The Bodhi Tree Bookstore stands at the metaphysical crossroads of Greater Los Angeles.
With more than 30,000 tomes covering everything from Christian mysticism and Buddhist philosophy to crystals and magic to such modern-day self-help guides as "Powermind" and "Law of Success," the Bodhi Tree--at Melrose Avenue and La Cienega Boulevard--helped launch today's spiritual book boom.
In 1983, actress Shirley MacLaine published a spiritual memoir detailing her furious search for spiritual knowledge about reincarnation, trance channeling and other metaphysical themes in the aisles of the Bodhi Tree. After the international bestseller was broadcast in 1987 as a TV adaptation--part of which was filmed in the store--customers tripled to 1,200 a day from 300, said Stan Madson, bookstore co-owner.
But the Bodhi Tree and similar stores enjoyed the boom only until the mass retailers caught on.
Madson said the Bodhi Tree's gross revenues are 25% below their 1990 level. Mass retailers, he said, tend to offer only the most popular--and lucrative--titles and discount them aggressively. The bestseller "Conversations With God, Part 1," with a suggested retail price of $19.95, was discounted to $13.95 by both Barnes & Noble and Amazon.com, compared to $15.96 at Bodhi Tree.
"As this goes more mainstream, the necessity to go to your local metaphysical store has lessened," Madson said. "Some people are not comfortable going to a store laden with incense . . . but they're not uncomfortable going into Barnes & Noble."
A number of local metaphysical bookshops have closed, including the Phoenix Bookstore in Santa Monica, Gingko Leaf in Woodland Hills, New Age Emporium in Altadena, Look Within in Arcadia and Pegasus Metaphysical Books & Gifts in Redondo Beach.
The Bodhi Tree is surviving on the clientele the store has built up in its nearly three decades. Madson and co-owner Phil Thompson launched the shop in 1970, when they walked away from jobs as aerospace engineers to search for ways of becoming "productive and good citizens" against the backdrop of the Vietnam War, civil rights demonstrations and the peace and love of the '60s generation.
Along with their wives and a third couple, who have since dropped out, they settled on a bookstore to offer the public a complete collection of wisdom from the world's religious traditions.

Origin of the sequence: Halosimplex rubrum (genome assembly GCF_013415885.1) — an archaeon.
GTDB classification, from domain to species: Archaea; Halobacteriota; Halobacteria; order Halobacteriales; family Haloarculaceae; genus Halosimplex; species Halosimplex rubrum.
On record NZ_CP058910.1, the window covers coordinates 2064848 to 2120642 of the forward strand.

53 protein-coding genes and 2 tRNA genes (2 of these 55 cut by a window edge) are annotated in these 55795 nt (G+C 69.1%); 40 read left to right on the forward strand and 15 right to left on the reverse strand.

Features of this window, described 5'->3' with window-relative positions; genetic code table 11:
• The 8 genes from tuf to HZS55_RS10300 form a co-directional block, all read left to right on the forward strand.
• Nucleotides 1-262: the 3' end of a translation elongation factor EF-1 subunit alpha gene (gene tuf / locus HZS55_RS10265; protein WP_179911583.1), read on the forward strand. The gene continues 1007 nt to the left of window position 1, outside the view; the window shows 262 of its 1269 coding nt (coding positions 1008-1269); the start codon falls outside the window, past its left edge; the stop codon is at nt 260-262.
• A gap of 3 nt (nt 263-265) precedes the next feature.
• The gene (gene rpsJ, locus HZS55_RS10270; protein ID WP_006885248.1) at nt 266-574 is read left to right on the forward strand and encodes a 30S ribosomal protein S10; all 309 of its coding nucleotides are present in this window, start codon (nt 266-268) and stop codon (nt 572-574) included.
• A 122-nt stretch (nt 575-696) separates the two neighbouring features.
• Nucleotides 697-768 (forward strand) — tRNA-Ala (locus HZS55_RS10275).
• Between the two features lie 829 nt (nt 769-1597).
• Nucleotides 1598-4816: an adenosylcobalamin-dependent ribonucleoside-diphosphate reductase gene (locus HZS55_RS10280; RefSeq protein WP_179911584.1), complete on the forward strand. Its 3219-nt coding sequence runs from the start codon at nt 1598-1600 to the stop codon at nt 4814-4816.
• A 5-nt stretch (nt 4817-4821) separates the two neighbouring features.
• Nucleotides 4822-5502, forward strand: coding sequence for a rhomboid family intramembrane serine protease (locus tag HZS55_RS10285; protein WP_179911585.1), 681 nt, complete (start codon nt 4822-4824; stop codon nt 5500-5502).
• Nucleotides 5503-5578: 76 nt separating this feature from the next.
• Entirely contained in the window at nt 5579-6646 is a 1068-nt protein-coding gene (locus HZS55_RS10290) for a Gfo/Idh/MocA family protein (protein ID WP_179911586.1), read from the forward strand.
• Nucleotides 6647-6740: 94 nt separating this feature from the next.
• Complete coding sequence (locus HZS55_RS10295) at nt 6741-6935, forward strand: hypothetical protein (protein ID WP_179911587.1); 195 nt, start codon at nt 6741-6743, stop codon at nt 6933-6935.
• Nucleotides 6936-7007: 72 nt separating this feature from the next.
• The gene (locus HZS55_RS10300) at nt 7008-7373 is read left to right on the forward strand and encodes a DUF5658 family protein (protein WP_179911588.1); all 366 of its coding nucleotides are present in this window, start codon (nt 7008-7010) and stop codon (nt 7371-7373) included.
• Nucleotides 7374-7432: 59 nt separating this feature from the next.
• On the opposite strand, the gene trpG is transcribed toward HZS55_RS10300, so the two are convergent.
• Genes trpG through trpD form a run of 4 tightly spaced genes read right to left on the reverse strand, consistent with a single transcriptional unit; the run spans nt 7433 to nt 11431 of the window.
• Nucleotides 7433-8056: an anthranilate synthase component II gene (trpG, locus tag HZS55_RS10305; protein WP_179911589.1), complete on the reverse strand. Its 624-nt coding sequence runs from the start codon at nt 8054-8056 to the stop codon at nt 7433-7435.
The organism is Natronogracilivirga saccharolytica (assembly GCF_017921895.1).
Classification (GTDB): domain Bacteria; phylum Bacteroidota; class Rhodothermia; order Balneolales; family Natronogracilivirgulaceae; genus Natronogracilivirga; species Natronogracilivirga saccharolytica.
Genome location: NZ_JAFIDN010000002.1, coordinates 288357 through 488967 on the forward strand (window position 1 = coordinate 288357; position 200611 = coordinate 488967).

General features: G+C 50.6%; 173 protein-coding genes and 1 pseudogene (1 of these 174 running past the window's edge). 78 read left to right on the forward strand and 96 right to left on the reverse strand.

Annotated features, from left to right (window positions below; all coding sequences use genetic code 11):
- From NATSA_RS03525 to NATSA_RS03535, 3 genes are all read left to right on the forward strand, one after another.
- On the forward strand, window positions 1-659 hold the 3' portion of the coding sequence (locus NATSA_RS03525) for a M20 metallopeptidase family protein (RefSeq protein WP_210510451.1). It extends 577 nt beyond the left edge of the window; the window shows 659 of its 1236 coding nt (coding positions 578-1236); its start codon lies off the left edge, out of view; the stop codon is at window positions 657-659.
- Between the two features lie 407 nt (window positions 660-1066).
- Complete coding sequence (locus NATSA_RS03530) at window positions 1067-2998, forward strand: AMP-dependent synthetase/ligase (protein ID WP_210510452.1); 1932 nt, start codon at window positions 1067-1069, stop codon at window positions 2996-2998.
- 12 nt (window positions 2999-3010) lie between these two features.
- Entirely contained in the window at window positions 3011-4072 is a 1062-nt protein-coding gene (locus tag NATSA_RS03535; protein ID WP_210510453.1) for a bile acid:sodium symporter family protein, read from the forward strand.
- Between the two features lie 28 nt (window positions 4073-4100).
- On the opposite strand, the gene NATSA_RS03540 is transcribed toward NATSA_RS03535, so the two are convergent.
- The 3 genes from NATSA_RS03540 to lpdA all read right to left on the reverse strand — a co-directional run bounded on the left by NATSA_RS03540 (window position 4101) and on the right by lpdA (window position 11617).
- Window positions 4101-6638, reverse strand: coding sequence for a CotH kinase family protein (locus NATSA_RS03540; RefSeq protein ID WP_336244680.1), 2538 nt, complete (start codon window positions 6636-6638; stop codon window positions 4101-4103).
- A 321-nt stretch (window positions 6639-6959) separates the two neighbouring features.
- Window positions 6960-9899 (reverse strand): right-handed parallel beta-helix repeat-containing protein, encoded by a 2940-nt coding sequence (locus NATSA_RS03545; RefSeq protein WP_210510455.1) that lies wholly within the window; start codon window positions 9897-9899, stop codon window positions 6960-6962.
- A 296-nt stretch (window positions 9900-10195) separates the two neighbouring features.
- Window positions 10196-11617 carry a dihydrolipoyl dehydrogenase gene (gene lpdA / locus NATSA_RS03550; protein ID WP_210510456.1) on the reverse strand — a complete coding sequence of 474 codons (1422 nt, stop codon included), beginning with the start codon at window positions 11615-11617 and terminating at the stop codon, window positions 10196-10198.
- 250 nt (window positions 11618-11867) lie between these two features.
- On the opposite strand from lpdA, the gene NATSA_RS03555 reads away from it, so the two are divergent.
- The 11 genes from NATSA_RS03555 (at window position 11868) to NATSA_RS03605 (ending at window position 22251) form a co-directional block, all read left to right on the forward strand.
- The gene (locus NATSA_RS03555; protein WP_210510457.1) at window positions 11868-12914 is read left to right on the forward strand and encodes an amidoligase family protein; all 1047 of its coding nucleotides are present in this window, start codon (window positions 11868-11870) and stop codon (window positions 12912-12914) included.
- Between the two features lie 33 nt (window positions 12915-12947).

The shop, named for the tree under which Buddha sat when he attained enlightenment, found its audience almost immediately. Beginning with 2,000 titles, focusing on Eastern spiritualism and the mystical traditions of established faiths, the store annually doubled in size for the first several years and now carries more than 30,000 titles in 480 subject areas.
It also offers incense, candles, meditation pillows, tapes and CDs, specialty magazines, Buddhist prayer beads and religious statues from around the world, ranging from Ganesh, the Hindu elephant god, to goddess fertility figures.
In the last three years, revenues have stabilized, Madson says.
The store has vastly stepped up its workshop offerings in an annex added three years ago. Nearly every day, patrons may meet authors or experience spiritual practices free of charge: Indian kirtan music, Tarot card seminars, aromatherapy and other relaxation programs, the traditional Indian art of body painting known as mehndi, touch healing by the worldwide head of the mystical Essene Church, or lectures on Forshang Buddhism, Ecumene ("an ecology of yoga for a new stellar civilization") and the like.
The store has also launched a book review and Web page and an annual directory of community services, such as vegetarian restaurants and astrologers. And the Bodhi Tree is considering restarting in-house Tarot card readings and other psychic services.
"The events have really rekindled a lot of the old magic," Thompson said.
The Bodhi Tree may no longer be the biggest kid on the block, but Madson and Thompson are practicing what many of their books preach: seeking to find lessons and meaning in all of life's developments, even if they appear adverse.
"It is interesting that the pressure to become more competitive has brought new vitality to us," Thompson said.